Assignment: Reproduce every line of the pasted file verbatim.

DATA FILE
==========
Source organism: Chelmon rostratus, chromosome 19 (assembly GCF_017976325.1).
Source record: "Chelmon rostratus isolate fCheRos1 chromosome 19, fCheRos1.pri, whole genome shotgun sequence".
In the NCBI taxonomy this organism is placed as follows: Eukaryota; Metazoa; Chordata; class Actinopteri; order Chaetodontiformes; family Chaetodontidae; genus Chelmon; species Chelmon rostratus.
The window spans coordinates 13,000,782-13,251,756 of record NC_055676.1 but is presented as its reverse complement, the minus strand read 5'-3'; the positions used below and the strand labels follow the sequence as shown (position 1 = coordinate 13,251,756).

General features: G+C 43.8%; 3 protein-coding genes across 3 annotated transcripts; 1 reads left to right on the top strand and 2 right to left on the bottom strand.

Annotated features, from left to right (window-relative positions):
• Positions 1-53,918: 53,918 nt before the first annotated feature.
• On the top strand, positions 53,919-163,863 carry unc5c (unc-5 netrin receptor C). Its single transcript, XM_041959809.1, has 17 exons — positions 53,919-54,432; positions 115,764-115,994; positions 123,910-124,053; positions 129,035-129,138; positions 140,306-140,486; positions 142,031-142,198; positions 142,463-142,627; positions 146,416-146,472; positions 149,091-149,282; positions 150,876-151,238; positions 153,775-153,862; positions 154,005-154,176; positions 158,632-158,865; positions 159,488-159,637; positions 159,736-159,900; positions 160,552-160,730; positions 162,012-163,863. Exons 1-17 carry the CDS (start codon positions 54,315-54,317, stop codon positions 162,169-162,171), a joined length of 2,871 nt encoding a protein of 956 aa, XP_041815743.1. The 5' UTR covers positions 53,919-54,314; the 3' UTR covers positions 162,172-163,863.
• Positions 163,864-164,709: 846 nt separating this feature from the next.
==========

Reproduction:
Source organism: Chelmon rostratus, chromosome 19 (assembly GCF_017976325.1).
Source record: "Chelmon rostratus isolate fCheRos1 chromosome 19, fCheRos1.pri, whole genome shotgun sequence".
In the NCBI taxonomy this organism is placed as follows: Eukaryota; Metazoa; Chordata; class Actinopteri; order Chaetodontiformes; family Chaetodontidae; genus Chelmon; species Chelmon rostratus.
The window spans coordinates 13,000,782-13,251,756 of record NC_055676.1 but is presented as its reverse complement, the minus strand read 5'-3'; the positions used below and the strand labels follow the sequence as shown (position 1 = coordinate 13,251,756).

General features: G+C 43.8%; 3 protein-coding genes across 3 annotated transcripts; 1 reads left to right on the top strand and 2 right to left on the bottom strand.

Annotated features, from left to right (window-relative positions):
• Positions 1-53,918: 53,918 nt before the first annotated feature.
• On the top strand, positions 53,919-163,863 carry unc5c (unc-5 netrin receptor C). Its single transcript, XM_041959809.1, has 17 exons — positions 53,919-54,432; positions 115,764-115,994; positions 123,910-124,053; positions 129,035-129,138; positions 140,306-140,486; positions 142,031-142,198; positions 142,463-142,627; positions 146,416-146,472; positions 149,091-149,282; positions 150,876-151,238; positions 153,775-153,862; positions 154,005-154,176; positions 158,632-158,865; positions 159,488-159,637; positions 159,736-159,900; positions 160,552-160,730; positions 162,012-163,863. Exons 1-17 carry the CDS (start codon positions 54,315-54,317, stop codon positions 162,169-162,171), a joined length of 2,871 nt encoding a protein of 956 aa, XP_041815743.1. The 5' UTR covers positions 53,919-54,314; the 3' UTR covers positions 162,172-163,863.
• Positions 163,864-164,709: 846 nt separating this feature from the next.